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How blockchain technology could change FX

An improved KYC process is just the beginning

Bitcoin grabs the headlines, but the blockchain technology behind it could have significant impact on the foreign exchange business. Bitcoin grabs the headlines, but the blockchain technology behind it could have significant impact on the foreign exchange business.

After my initial review of blockchain technology and Bitcoin from the perspective of an FX strategist (“An FX strategist looks at Bitcoin’s future”) I decided to have a second look. This time, I’m looking not at the value of Bitcoin and cryptocurrencies but of blockchain technologies for the FX market.

Bitcoin’s price and the price of other cryptocurrencies has risen significantly since my last blog—and they remain both volatile and speculative.

But long-term I think the true value is in the blockchain distributed ledger technology.

As organizations that work tirelessly for clients in helping them establish and maintain their banking relationships, banks will find that the advent of blockchain will ultimately be a game changer in the FX and financial services business

What's the big deal?

In today's financial markets banks spend endless hours on building a relationship with a new client. Then that moment comes when your prospective client agrees to establish a formal business arrangement with your bank.

Next step is the KYC document (know your customer). This is a process that should be painless. But it often drives many bankers to the brink. Often it takes months to finalize the KYC paperwork. By the time it is finally completed the pending relationship has been stressed to the limit.

I have personally experienced working on KYC processes for a client for over a year.

So, how could blockchain help?

Here’s how a blockchain-era process could work.

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As a prospective client of a bank you could publish all vital information for your KYC to a secure ledger. Any bank looking to establish a credit line, for example, could gain access to the ledger and have the information at hand and ready to review and validate.

In most cases that will cover 90% of the required information.

The added beauty of the ledger is that once a bank reviews and signs off on the KYC, all other banks will have a reviewed and approved document. This could cut the time down to days or a week, as opposed to months. The room for error will be reduced. So will the strain on your bank's legal, compliance, and operational teams.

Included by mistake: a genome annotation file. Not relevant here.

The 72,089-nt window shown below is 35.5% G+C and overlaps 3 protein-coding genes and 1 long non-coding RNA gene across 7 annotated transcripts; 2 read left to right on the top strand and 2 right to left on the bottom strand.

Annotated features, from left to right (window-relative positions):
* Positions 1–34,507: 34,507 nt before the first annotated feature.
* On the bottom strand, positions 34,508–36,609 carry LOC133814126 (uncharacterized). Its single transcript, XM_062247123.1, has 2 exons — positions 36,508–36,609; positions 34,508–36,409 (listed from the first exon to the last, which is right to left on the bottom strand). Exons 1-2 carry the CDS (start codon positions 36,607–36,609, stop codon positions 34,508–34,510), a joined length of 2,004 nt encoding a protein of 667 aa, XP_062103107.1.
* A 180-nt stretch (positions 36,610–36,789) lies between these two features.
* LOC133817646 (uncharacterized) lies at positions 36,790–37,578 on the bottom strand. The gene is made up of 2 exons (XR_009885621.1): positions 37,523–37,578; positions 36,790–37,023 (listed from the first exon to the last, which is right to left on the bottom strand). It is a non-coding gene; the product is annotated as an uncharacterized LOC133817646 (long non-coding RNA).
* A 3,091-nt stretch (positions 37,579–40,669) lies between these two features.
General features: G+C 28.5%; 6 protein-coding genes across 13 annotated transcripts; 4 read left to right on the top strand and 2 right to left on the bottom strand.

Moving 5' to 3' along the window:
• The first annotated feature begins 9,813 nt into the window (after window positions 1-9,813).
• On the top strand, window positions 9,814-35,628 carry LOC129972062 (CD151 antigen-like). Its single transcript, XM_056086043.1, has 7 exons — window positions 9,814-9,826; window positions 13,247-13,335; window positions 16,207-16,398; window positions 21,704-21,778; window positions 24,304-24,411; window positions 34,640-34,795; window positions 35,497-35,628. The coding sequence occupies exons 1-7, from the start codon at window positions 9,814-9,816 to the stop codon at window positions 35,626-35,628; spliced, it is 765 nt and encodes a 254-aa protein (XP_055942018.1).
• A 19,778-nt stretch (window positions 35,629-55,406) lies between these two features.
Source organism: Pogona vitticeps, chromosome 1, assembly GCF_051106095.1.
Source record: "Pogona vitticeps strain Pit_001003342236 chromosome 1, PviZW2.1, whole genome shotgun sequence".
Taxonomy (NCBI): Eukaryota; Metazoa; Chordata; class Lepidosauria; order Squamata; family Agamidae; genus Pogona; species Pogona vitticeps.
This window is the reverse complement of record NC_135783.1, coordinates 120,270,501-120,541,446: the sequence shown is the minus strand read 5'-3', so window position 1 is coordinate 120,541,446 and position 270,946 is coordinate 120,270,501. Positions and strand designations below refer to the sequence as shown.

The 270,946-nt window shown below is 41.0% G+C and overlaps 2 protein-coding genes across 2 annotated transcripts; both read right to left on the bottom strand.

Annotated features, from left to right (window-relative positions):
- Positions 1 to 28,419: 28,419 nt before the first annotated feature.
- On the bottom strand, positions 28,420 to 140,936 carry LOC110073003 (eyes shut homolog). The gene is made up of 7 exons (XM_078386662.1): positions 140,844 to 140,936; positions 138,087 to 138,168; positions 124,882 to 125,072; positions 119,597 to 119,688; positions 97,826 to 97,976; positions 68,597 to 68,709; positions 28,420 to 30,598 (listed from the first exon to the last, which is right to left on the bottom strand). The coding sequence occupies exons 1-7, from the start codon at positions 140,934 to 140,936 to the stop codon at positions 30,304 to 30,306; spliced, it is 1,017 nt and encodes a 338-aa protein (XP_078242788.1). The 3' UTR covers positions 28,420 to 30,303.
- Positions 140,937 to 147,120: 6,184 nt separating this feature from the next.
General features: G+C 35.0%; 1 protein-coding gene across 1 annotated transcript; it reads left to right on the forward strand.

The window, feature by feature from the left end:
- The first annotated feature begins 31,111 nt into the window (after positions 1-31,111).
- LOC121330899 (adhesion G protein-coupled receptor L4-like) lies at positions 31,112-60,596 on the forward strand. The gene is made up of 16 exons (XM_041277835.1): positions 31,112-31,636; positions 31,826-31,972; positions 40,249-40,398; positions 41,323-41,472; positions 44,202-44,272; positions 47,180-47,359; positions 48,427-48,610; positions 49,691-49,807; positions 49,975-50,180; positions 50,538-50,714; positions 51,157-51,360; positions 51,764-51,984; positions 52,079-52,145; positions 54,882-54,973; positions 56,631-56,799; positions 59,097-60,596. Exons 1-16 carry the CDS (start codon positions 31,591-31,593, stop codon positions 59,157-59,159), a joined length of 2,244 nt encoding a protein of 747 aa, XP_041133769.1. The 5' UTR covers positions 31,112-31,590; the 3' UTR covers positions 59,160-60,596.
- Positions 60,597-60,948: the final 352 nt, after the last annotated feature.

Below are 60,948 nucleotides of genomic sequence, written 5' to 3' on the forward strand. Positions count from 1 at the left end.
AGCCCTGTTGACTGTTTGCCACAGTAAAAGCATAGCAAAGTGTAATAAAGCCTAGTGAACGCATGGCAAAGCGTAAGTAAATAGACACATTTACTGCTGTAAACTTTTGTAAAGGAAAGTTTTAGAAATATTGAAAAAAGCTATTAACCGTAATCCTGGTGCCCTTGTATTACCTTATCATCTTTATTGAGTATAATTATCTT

How else could blockchain help?

That’s only part of the potential benefit. Think about the credit process and the limits banks have in place with their customers. Very often a client’s credit lines with a specific bank will be filled up because that institution is a preferred counterparty. At the same time, there will be significant unused credit with other banks.

If the excess credit of a client is posted to a secure blockchain ledger, your favorite client can provide you access to the ledger and provide an efficient method to borrow credit capacity from other banks.

For a small fee banks with limited credit can borrow from banks with excess credit. The need to transact business with a bank that does not often provide competitive pricing will be gone. Clients can borrow credit and trade where you want.

What about trading?

Despite years of technological advances, currency trading remains fragmented and opaque.

While many providers of foreign exchange liquidity aggregate prices for their clients, there is no single decentralized view of all prices in the market.

As this is an over-the-counter market, different banks offer different prices. While the differences may be miniscule, they do exist. Yet while the market claims to be decentralized, in fact it is not.

Liquidity and the ultimate price of any currency is maintained by a central bank (The Federal Reserve, the Bank of England, or the European Central Bank, for example). Moving FX pricing to a decentralized ledger will allow all market participants— from the largest of multinational corporations to the smallest exporter—to receive the same price transparency.

There are other benefits. Operational efficiencies are abundant. From trade confirmations and settlements to securities lending, the process could be measurably improved.

While the full value of blockchain may be a few years away, we are already seeing financial institutions developing and testing solutions in the equity derivatives space. It will not be long before the broader markets move towards similar beta tests in their own asset classes.

In the not too distant future, your client's ability to use blockchain will give you, as a bank, endless enhancements to add value to your customer.

Jason Leinwand

Jason Leinwand is the founder and CEO of FirstLine FX, a foreign currency advisory firm. He has nearly 30 years of experience as a trader and global markets strategist in the currency markets. FirstLine FX was founded with the express purpose of providing independent, strategic advice on the foreign exchange markets. Prior to founding FirstLine, Jason held various senior positons in the FX markets including nine years as head of FX for MetLife. He can be reached at Jason@FirstLineFX.com

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